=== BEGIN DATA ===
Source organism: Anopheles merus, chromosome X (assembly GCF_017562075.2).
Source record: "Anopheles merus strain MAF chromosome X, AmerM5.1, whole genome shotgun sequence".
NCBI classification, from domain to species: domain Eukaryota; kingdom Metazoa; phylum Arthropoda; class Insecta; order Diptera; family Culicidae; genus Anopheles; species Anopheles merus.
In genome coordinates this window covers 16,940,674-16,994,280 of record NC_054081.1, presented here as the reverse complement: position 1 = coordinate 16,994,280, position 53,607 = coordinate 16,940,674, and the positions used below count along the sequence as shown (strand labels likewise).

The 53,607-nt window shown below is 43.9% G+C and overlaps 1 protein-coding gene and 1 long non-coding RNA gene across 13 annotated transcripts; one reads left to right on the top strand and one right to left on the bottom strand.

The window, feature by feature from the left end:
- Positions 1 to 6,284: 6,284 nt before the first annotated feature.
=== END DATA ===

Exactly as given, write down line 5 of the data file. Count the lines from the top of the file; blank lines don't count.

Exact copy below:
The 53,607-nt window shown below is 43.9% G+C and overlaps 1 protein-coding gene and 1 long non-coding RNA gene across 13 annotated transcripts; one reads left to right on the top strand and one right to left on the bottom strand.